Possible problem with atomic on global memory

I’m having a problem with some CUDA code that looks like this

if(tid < 16)
atomicAdd(&pixeldata[(blocky + (tid >> 2)) * pixelpitch + blockx + (tid & 3)], splat);

pixeldata is an array of floats in global memory and splat is a float in a register

blockx and blocky are 2d coordinates of the current thread block

The 16 threads with tid < 16 write to a patch of 4 x 4 pixels in pixeldata. The atomicAdd is required because adjacent blocks of threads are also trying to write to overlapping patches of 4 x 4 pixels.

My problem is that when I compare images from different kernel executions I get a small percentage of pixels (which are distributed apparently randomly and in a non-reproducible way) with differences. I realize that the order of addition could be changing between executions so floating point rounding errors might be a factor but the differences are in some cases quite large so I think that something more serious is happening.

Do I need to use __syncthreads() or __threadfence() or volatile when using atomicAdd()?

You shouldn’t need barriers unless your issue is related to ensuring the patches are initialized before you start atomically updating them. Perhaps some threads are writing to the patches but not via atomicAdd()?

I spent the last week debugging code that scatters ints with atomicAdd()'s. I fixed a few subtle bugs but the atomic ops weren’t the issue… :)

No, the only thing that writes to pixeldata is the atomicAdd(). Initialization is done using a memcpy before launching the kernel.

I haven’t 100% verified that the problem isn’t earlier in the kernel but that’s basically just a reduction in shared memory (pretty much following the SDK example). For debugging purposes I guess I can split it into 16 passes and only output non-overlapping values on each pass.

You could try setting ‘splat’ to 0.0f (and then 1.0f) for now and see if the sums match your expectations. It sounds subtle…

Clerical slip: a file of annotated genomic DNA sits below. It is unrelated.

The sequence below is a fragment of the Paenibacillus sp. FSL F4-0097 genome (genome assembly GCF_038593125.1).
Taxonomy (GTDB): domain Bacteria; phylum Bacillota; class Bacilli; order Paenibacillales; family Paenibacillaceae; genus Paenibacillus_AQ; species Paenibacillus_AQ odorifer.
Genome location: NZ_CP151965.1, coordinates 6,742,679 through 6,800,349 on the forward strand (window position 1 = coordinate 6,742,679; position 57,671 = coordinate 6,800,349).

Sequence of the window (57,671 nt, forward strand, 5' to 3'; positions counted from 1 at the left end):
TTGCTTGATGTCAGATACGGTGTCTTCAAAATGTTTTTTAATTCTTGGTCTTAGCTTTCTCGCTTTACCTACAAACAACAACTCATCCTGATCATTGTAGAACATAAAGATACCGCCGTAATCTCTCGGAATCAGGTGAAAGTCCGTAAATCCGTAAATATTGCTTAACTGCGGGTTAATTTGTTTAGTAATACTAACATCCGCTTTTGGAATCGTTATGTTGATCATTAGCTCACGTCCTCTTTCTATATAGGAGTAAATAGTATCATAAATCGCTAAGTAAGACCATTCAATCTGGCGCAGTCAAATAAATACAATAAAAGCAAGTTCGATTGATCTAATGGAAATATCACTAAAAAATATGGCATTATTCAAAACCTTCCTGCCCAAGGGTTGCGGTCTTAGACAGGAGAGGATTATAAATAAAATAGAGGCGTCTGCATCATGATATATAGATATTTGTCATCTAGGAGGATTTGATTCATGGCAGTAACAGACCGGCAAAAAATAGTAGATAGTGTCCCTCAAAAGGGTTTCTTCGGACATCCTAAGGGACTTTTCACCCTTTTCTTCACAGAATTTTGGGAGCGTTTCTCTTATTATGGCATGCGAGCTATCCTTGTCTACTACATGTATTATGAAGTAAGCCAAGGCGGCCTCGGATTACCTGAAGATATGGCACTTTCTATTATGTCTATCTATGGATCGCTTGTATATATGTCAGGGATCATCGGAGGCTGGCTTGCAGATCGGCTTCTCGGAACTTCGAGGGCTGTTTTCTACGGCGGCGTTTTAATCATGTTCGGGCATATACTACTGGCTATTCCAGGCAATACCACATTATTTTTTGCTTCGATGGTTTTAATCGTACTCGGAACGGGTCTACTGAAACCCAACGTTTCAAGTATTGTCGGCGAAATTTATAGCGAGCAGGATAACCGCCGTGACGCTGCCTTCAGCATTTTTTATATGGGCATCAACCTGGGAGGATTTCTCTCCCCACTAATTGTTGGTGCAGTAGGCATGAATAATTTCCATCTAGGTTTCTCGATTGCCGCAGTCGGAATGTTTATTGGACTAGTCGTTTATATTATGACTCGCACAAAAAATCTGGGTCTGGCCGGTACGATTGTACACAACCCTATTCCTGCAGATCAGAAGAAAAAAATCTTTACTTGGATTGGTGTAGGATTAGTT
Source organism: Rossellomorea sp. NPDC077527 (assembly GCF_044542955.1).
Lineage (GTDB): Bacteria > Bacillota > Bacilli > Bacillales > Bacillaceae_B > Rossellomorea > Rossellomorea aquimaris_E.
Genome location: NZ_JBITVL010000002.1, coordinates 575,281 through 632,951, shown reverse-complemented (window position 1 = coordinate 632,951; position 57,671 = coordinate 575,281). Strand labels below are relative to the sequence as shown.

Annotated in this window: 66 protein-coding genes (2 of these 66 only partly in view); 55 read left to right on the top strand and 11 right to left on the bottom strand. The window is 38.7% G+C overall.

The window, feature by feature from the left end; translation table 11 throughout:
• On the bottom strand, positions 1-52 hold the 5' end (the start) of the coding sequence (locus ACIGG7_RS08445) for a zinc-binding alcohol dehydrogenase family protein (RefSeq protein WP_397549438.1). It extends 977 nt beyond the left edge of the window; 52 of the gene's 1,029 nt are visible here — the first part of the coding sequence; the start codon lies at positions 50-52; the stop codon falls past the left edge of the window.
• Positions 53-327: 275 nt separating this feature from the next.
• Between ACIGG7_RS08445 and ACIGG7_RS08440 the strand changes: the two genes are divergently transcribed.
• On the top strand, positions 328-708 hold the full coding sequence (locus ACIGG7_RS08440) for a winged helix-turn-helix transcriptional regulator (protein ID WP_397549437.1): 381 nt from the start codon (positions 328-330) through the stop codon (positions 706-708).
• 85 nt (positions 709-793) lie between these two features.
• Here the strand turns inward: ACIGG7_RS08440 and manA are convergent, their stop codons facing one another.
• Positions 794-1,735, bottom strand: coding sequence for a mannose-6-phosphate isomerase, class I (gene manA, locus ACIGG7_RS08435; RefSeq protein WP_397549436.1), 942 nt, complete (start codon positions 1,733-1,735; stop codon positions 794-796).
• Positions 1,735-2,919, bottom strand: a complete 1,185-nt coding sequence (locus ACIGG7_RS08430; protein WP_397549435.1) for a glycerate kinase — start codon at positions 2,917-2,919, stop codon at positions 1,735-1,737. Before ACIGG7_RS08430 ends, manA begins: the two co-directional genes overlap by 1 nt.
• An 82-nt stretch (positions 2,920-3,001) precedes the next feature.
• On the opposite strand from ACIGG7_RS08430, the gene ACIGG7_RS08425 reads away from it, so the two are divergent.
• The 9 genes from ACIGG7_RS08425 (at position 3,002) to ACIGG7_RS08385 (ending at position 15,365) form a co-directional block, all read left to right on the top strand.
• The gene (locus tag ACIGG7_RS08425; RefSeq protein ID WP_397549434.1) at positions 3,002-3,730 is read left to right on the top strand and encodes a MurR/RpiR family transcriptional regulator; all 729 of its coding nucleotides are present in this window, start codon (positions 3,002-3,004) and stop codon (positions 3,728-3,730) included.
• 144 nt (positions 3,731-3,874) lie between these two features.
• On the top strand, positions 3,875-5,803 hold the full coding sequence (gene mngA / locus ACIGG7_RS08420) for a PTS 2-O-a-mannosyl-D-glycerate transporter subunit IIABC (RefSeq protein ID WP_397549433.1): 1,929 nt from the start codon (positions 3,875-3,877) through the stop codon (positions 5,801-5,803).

Thanks for that suggestion. I haven’t tried that yet.

I did try my idea of splitting the output into 16 passes though. I do still get variations between executions which indicates that there is definitely a problem before the global atomic.

The problem seems to be in the final warp-synchronous part of the reduction. If add the extra __syncthreads() needed to make this “safe” (and if I still use 16 passes to ensure I don’t get any reordering of additions) then my variations disappear. I know that this kind of warp-synchronous programming is now deprecated but my understanding was that it should still produce correct results on current hardware. Is that not the case? This reduction code is still in the SDK examples after all.

More specifically its only the first omitted __syncthreads() that actually needs to be put back in.

	if(tid < 32)
		vintensitydata[tid] += vintensitydata[tid + 32];
	__syncthreads(); // THIS IS ACTUALLY NEEDED (ALTHOUGH ABSENT IN THE SDK EXAMPLE)
	if(tid < 16)
	{
		vintensitydata[tid] += vintensitydata[tid + 16];
		vintensitydata[tid] += vintensitydata[tid + 8];
		vintensitydata[tid] += vintensitydata[tid + 4];
		vintensitydata[tid] += vintensitydata[tid + 2];
		if(tid == i)
			splat = vintensitydata[0] + vintensitydata[1];
	}

Try declaring the shared memory volatile(i.e. shared volatile float vintensitydata[THREADS]).

and take out that last __synthreads().

Keep in mind I cannot see the rest of the code, but often you you use the keyword’volatile’ in order to prevent some weird compiler re-ordering.

I already have vinstensitydata declared as

volatile float *vintensitydata = intensitydata;

(as per the reduction example in the SDK).

I haven’t benchmarked the code yet so I don’t know if this part is even performance critical. If it is then I’ll probably rewrite it. I think I can use the last warp more efficiently anyway. At the moment I’m doing 16 parallel reductions sequentially but I could stop each one as soon as I get down to the last warp and do then 16 sequential reductions in parallel instead.